Cesar Chelala
Cesar Chelala
A physician and writer

A fragile democracy

For several decades, the United States was considered by many as a beacon of democracy around the world. No longer. The events of January 6 have shown that what was once considered a model of the rule of law is instead a fragile democracy, vulnerable to unpredictable events. What happened that day threatened the rule of law and the future of the country as a democracy to be emulated.

The import of the insurrection of January 6 and the events that preceded it, have not yet been properly assessed. The country was at risk of collapse and we were not fully aware of it. It is as if part of the citizenry continues to suffer the effects of post-traumatic stress disorder, one of whose symptoms is trouble recalling an event too stressful to bear.

Who can blame those that want to ignore or forget? Something totally unprecedented had happened in the country. The president himself had staged a coup to overturn the election results and remain in power. In the process, the unruly mob threatened the lives of Mike Pence, his loyal-to-a-fault vice president, and scores of lawmakers who had to run and hide to avoid being maimed or killed by the mobsters. And while these events were happening the President himself and his entourage were following with glee the riots in the Capitol. It cannot get any sicker than this.

Not generally considered is what would have happened if instead of two people killed that day there would have been more (a third one died days later.) We all saw vice president Pence being hurriedly led to a security location by the secret service agents. What if he had been injured or killed? What is something serious would have happened to House Speaker Nancy Pelosi? In both instances, one can only anticipate an ensuing institutional chaos.

Of particular concern is that some members of Congress allegedly led some of the mobsters on a recognition visit of the Capitol before January 6, in effect conspiring with them to more effectively attack their own colleagues. This reveals a degree of human loathsomeness difficult to fathom.

These, however, were not isolated episodes. They are the culmination of a four-year process that began with the election of a notably defective candidate, known mainly as the host of a popular reality-style TV program coupled with an extravagant lifestyle. Donald Trump’s shortcomings were only unknown to those who either ignored or refused to believe the serious accusations of rape, cheating, abuse and illegal actions from a notorious psychopathic personality. Several prestigious psychiatrists from the Yale School of Medicine had warned about the dangers of a psychopathic personality in power, one of them being indescribably callous to the feelings and needs of others.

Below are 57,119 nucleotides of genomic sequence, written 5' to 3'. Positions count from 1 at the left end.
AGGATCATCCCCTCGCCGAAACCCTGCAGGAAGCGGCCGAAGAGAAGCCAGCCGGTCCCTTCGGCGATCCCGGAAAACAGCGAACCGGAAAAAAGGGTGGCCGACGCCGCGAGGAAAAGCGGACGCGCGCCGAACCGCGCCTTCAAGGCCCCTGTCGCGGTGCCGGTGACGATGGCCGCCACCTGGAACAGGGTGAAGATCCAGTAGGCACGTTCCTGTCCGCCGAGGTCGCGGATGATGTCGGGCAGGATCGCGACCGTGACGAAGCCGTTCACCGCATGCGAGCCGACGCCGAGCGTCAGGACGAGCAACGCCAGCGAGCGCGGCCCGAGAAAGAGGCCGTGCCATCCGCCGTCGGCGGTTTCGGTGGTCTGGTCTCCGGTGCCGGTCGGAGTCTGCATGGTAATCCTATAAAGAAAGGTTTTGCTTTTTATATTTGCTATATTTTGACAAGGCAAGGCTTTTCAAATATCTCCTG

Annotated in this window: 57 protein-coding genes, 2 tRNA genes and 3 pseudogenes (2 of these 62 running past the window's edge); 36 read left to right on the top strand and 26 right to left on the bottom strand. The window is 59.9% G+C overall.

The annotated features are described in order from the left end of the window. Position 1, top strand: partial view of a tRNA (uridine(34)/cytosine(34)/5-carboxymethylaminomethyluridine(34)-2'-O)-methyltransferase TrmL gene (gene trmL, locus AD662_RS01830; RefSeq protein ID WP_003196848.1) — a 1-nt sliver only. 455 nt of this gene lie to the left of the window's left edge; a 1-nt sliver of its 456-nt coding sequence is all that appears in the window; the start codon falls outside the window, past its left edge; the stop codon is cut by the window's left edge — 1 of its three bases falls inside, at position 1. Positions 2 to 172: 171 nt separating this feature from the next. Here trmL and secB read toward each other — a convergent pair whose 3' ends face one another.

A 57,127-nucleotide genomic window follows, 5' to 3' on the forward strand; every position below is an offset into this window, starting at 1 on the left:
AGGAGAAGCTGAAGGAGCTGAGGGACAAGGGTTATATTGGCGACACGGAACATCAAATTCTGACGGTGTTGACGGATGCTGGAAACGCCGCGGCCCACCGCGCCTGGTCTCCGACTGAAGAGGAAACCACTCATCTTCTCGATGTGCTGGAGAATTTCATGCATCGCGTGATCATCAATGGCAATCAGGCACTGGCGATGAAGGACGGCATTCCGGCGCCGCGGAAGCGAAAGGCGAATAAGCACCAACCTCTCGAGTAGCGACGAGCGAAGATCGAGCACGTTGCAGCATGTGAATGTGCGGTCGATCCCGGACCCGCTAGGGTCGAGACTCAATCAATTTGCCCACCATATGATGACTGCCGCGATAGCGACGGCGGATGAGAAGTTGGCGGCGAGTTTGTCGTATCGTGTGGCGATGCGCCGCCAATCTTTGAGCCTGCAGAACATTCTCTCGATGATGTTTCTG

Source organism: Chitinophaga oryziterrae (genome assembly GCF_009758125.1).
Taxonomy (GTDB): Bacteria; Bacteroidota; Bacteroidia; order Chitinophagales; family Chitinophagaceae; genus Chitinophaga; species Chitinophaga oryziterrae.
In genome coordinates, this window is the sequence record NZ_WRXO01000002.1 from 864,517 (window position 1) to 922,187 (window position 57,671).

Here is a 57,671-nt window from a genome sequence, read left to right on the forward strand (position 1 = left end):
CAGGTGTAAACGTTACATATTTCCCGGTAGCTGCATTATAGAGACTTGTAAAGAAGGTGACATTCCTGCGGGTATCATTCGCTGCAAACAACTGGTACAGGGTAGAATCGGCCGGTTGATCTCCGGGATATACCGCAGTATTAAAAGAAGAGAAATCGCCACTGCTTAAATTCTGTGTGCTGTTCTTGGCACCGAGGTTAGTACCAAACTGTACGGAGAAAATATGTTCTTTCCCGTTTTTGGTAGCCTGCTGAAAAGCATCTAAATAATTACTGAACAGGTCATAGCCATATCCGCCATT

Trump’s personality shortcomings led to a most serious consequence: the inappropriate response to the coronavirus pandemic that has already cost more than a half a million lives. Most of those deaths could have been easily prevented by making the country aware of the seriousness of the pandemic, and immediately creating a task force to respond to the crisis. Their recommendations would be strictly followed, thereby establishing a rational national strategy to confront the pandemic and supply adequate resources to the states.

None of those conditions was followed, however, leading to the now well-known catastrophic results. Instead, we had a leader impervious to the needs of the people and the nation, who  worsened an already critical situation by promoting false cures for the infection that led to even more preventable deaths. In short, the former president’s behavior was criminal.

Thus, the country that for centuries had developed a system of government and justice became a victim to the whims of a psychopathic personality who in the short period of four years threatened to destroy had-earned advances towards a democratic and pluralistic society. It shows that unless we are serious in restoring the values fundamental to its existence, we will become one of those countries south of the border pejoratively called “banana republics.”

César Chelala is an international public health consultant and an award-winning writer.

About the Author
César Chelala is a physician and writer born in Argentina and living in the U.S. He wrote for leading newspapers all over the world and for the main medical journals, among them The New York Times, The Washington Post, The Wall Street Journal, The Japan Times, The China Daily, The Moscow Times, The International Herald Tribune, Le Monde Diplomatique, Harvard International Review, The Journal of the American Medical Association, The Lancet, Annals of Internal Medicine, and The British Medical Journal. He is a co-winner of an Overseas Press Club of America award and two national journalism awards from Argentina.
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